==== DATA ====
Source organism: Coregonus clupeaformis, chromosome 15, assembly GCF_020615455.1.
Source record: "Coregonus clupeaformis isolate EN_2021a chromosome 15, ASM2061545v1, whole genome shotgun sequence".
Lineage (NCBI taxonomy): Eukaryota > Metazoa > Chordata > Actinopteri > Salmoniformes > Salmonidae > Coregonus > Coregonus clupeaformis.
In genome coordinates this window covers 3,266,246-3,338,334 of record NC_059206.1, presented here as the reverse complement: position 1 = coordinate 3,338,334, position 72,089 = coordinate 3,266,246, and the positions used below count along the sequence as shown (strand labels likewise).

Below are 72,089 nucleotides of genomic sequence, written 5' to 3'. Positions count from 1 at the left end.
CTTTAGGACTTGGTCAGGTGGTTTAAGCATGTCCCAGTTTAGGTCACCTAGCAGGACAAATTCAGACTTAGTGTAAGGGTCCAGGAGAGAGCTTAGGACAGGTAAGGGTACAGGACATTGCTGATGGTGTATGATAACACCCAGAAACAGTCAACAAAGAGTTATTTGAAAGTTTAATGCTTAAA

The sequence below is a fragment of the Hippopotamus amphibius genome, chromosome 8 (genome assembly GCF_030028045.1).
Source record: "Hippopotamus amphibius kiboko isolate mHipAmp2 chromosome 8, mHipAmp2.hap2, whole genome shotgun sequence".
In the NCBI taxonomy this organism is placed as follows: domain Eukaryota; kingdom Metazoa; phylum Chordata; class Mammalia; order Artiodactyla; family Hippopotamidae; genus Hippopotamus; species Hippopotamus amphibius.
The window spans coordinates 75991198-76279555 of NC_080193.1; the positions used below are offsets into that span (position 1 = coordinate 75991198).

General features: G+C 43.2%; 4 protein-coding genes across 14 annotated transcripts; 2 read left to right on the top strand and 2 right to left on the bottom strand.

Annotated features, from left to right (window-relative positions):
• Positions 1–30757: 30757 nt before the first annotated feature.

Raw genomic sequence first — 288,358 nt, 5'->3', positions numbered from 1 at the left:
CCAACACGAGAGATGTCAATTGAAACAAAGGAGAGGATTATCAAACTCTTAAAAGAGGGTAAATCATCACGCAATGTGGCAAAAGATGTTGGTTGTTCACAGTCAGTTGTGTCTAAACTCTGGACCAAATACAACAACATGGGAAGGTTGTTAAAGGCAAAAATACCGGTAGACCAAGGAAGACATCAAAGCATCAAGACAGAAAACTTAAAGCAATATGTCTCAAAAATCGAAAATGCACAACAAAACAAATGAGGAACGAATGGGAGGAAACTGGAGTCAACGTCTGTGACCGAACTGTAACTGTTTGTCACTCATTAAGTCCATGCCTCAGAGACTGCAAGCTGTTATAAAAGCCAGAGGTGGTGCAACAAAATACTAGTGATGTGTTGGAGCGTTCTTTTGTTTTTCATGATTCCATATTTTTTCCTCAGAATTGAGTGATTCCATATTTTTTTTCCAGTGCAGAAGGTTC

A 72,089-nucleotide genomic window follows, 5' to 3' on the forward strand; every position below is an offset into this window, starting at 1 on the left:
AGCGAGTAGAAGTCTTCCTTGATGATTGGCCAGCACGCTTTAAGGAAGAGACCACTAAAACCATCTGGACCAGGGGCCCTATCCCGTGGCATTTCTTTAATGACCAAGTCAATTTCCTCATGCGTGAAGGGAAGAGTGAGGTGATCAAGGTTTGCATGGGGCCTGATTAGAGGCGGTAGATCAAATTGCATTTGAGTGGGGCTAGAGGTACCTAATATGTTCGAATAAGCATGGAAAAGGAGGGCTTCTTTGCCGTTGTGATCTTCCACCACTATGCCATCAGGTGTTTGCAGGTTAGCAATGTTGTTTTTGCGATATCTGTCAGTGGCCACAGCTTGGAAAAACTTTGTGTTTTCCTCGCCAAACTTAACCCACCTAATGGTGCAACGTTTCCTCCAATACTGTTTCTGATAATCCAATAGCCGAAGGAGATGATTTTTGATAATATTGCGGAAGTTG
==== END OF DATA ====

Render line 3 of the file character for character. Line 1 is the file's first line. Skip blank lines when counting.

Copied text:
Lineage (NCBI taxonomy): Eukaryota > Metazoa > Chordata > Actinopteri > Salmoniformes > Salmonidae > Coregonus > Coregonus clupeaformis.